AE: What I really love about Martha’s recipes is that they’re not fussy. I’m a single mom, so I don’t have any shame in cutting corners, like buying a grocery store rotisserie chicken to make posole or using a refrigerated pie crust for the pot pie. That said, there are a few labor-intensive recipes in the book—Grace’s nabs and Flannery’s cake, for example—but those, to me, are like special-occasion recipes. Things for when you really want to show out.
SY: I love your sense of humor in the stories. Who are some of your literary inspirations?
MH: Amy is a laugh riot. Since these stories were kicked off by her painting titles, I just followed her lead. She made this collaboration a joy. We tickled our own selves a bunch writing this story-cookbook. My literary inspirations are Mary King O’Donnell, Florence King, and Clyde Edgerton.
AE: Well, that Martha is a laugh riot, too, I’ll tell you what. We really have a similar sense of humor, so the quirk came easy. My literary inspirations are, of course, Flannery O’Connor, as I mentioned, Eudora Welty, Zora Neale Hurston, Toni Morrison. There are two Flannery-inspired paintings in the book (one was inspired by one of Flannery’s letters, and the title of it is “My peachicken has one trick: he runs up to anyone holding a cigarette and snatches it away and eats it, Flannery O’Connor.” It tickles me to no end that there’s a picture of a pack of cigarettes in a cookbook!). I was really thinking about Zora when I was making my Zelda painting (with a nod to the Harlem Renaissance in a beer bottle). I can’t tell you why I didn’t just name her Zora! Silly me.
SY: Which recipe should I absolutely prepare? And what is your favorite?
MF: Josephine’s Chocolate Omelet Flambé (p. 144). Because you probably haven’t made one before and because flambé is fun.
I love them all but Gayle’s Chicken Posole (p. 55) is my favorite because there’s always hominy in the pantry and a rotisserie chicken is easy to get.
AE: I think you should absolutely prepare Flannery’s Gracious Coffee Fudge Cake (p. 147). It’s a commitment, but the payoff is huge. Plus, you can bake it for a special occasion or none at all, share a few slices with friends and hold some back to have for breakfast. Or, if it all goes to hell for whatever reason, you can keep it all to yourself and sit down for a strong drink because at least you know you tried.
Hands down, my favorite recipe in the book is Esther’s Diminutive Crisp Corn and Curry Comeback. Kudos go to Martha here because she didn’t shy away from creating a recipe around the painting of a can of baby corn that I wanted to include in the book. Because, come on now, who really likes baby corn? But the recipe she came up with—fried baby corn!—is just so genius and silly and perfect and, I might add, delicious. It just really is a wonderful symbol of our collaboration.
SY: After reading your book, I felt like I’d been to a Sunday-after-church potluck with folks from many cultures and traditions, and I was stuffed. How have other cultures transformed or contributed to southern cooking as we know it today?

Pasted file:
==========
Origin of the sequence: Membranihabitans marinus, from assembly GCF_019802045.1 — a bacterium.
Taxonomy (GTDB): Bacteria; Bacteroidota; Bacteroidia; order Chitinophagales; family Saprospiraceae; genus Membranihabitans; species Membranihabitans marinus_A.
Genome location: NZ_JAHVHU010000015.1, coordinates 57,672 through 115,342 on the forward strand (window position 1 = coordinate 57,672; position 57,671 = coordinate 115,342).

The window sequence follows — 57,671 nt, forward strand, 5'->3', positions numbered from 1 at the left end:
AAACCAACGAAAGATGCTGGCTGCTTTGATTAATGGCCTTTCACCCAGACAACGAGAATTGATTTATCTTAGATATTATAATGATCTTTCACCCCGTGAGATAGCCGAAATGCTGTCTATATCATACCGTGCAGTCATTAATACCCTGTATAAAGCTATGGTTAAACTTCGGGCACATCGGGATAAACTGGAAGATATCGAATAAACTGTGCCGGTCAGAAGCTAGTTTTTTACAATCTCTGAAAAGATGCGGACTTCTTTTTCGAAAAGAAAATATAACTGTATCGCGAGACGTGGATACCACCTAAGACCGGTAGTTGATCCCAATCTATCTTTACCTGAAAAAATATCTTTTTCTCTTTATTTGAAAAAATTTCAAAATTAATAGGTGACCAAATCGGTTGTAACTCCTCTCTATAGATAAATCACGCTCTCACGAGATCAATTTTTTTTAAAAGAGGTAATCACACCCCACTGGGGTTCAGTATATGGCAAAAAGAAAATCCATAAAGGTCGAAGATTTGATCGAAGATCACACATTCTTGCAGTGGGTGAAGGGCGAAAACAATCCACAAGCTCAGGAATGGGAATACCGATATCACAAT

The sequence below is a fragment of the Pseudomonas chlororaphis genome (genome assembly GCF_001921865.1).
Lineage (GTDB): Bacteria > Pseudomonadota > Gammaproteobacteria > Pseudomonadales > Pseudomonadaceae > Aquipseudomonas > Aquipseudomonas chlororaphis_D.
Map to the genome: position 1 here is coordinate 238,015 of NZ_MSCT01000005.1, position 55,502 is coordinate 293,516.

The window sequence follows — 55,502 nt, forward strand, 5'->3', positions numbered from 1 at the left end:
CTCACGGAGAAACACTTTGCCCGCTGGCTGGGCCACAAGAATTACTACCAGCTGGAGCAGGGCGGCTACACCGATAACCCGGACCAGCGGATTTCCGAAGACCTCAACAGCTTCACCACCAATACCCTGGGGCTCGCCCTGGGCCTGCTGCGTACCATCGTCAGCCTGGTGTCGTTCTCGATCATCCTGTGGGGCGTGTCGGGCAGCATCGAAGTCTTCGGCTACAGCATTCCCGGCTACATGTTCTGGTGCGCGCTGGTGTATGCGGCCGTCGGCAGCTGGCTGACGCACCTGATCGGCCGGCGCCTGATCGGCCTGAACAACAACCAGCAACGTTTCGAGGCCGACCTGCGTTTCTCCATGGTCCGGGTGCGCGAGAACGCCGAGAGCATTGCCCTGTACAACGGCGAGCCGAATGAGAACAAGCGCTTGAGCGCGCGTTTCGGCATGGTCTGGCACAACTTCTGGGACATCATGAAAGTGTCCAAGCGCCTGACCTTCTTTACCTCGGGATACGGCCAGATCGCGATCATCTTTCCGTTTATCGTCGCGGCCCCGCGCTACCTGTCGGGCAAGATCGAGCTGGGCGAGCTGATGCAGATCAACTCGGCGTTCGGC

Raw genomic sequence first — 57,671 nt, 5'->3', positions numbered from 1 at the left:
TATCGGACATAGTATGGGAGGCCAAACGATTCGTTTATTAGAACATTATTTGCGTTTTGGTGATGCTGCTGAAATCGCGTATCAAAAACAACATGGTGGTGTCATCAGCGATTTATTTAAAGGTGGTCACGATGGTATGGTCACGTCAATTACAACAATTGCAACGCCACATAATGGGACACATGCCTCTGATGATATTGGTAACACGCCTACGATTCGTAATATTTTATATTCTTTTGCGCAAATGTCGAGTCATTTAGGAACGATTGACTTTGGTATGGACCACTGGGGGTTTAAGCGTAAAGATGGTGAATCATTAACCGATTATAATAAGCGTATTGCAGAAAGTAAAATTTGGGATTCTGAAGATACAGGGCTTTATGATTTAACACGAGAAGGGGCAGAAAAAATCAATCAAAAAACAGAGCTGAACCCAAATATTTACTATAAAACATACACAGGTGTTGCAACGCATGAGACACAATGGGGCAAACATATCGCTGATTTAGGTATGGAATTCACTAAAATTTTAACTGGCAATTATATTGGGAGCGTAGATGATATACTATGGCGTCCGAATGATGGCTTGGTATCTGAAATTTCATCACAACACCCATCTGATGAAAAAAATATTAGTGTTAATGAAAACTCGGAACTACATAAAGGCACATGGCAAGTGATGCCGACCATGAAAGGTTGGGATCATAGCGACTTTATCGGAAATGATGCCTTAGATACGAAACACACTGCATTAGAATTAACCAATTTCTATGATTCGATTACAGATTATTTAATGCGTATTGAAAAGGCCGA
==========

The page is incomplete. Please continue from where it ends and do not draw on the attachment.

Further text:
AE: This is definitely something that rang true as I did fieldwork across the South. I worked on oral history projects documenting the Greek influence on Birmingham’s restaurant culture, the Lebanese and Chinese communities in the Mississippi Delta. And, of course, growing up in Houston, which is now I think widely considered the most diverse city in the country, I grew up eating all kinds of food, namely Mexican and Vietnamese. This conversation reminds me of my interview with Carol Mohammed Ivy in Yazoo City, Mississippi. Her father was from Syria, and Carol and her family grew up eating traditional Middle Eastern dinners ever Sunday. Today, Carol makes her family’s meat pies with canned biscuit dough. Which brings us right back around to A Good Meal Is Hard to Find. I love being a part of that circle.
MF: You know ten, twelve years ago, when I wrote my first cookbook, at the end of the recipe, if there was the least bit of anything that you couldn’t get at the Sunflower or Jitney Jungle [grocery stores], you’d have to have a specialty place to order it from. But now, any ingredient you want can be on your doorstep the next day, so it’s not a barrier to exploring new flavors.
SY: What kind of substitutions can a home cook make when their pantry might be limited in times like these, when many people are sheltering in place due to the pandemic?
MF: Pulse some long grain rice through a food processor to make up some broken pieces of rice to make rice grits. Sour some whole milk with lemon juice, vinegar or cream of tartar to make a substitution for buttermilk. Throw in any sort of bean in the place of another. “Necessity is the mother of invention,” after all, and how most recipes evolve. Most times I think recipes should be a jumping off point for cooks, in the first place.
AE: Recipes as a jumping off point, yes. I feel like some home cooks are afraid of substitutions, but times like these really force you to be creative or do without. The other day my daughter and I wanted to make Matilda’s Long-Lasting Grande Fours, but we didn’t have all of the listed ingredients. We just used what we had and went completely without something else, and it was fine. In fact, we didn’t even trim the sides of the cake as Martha’s recipe directed. But we made a cake, put flowers on it, and it looked gorgeous, and we really felt like Matilda would’ve approved—Martha, too, for that matter! And that’s really the spirit of this book.
Interviewer’s note: I made Stella’s Harissa Gold Chicken. Even though I added dried cherries and had to leave out the pearl onions, the dish turned out delicious and Instagram-worthy.